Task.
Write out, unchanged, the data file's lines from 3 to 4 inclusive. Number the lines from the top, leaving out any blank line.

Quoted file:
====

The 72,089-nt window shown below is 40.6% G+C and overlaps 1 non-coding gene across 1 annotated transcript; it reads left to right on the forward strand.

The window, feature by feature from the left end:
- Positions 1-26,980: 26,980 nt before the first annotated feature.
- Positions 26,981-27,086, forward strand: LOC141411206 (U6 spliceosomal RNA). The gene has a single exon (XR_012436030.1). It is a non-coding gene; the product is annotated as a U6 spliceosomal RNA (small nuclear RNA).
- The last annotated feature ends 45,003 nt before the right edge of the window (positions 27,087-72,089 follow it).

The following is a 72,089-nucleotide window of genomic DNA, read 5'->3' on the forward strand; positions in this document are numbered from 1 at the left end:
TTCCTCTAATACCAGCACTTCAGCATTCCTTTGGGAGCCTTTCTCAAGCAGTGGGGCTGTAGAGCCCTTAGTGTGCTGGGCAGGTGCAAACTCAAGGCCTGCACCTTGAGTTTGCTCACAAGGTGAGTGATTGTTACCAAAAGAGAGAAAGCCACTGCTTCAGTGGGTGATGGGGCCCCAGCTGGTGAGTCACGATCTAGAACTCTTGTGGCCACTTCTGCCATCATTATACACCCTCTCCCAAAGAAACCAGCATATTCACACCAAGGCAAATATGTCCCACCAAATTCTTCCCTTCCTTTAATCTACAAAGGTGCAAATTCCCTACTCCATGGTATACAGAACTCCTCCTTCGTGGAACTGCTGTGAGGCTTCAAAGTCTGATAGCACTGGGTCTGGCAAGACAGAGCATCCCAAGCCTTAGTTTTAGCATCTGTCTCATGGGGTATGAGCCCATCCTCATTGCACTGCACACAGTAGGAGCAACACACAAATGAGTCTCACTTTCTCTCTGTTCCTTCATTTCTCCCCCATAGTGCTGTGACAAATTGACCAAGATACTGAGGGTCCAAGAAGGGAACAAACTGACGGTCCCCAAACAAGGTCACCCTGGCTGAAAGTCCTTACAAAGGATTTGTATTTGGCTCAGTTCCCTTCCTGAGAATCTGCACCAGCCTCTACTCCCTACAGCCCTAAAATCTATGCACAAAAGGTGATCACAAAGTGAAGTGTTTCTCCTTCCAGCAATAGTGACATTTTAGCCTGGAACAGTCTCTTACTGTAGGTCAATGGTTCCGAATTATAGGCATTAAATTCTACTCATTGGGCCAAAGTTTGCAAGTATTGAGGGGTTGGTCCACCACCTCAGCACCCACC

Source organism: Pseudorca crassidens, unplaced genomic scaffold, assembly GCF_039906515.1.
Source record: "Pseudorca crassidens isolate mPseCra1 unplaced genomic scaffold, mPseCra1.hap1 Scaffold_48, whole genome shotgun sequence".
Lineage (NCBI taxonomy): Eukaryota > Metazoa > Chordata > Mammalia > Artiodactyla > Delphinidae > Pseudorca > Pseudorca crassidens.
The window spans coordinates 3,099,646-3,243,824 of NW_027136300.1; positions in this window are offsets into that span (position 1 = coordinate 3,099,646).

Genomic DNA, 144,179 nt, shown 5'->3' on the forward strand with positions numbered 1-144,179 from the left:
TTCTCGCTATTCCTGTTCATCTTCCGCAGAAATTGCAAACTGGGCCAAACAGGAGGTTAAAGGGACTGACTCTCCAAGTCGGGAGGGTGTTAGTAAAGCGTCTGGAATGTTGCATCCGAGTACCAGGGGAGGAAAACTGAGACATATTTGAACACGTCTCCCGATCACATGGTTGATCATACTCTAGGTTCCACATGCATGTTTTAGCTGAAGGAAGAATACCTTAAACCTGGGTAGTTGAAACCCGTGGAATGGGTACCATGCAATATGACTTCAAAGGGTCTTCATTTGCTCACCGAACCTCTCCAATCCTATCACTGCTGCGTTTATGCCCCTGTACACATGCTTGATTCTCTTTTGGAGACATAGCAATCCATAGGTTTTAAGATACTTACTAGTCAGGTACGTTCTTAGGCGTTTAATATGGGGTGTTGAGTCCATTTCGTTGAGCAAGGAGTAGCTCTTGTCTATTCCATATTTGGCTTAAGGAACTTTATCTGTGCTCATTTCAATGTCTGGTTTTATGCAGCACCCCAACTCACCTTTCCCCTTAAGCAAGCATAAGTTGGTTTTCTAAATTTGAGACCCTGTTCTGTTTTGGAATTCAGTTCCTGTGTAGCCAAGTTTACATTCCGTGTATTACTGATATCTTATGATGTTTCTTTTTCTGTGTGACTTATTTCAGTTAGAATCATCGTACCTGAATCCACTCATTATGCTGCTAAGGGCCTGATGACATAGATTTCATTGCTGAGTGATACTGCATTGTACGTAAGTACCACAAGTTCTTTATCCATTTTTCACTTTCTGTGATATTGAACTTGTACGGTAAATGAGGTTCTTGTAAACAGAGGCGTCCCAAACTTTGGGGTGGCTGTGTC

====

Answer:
- Positions 1-26,980: 26,980 nt before the first annotated feature.
- Positions 26,981-27,086, forward strand: LOC141411206 (U6 spliceosomal RNA). The gene has a single exon (XR_012436030.1). It is a non-coding gene; the product is annotated as a U6 spliceosomal RNA (small nuclear RNA).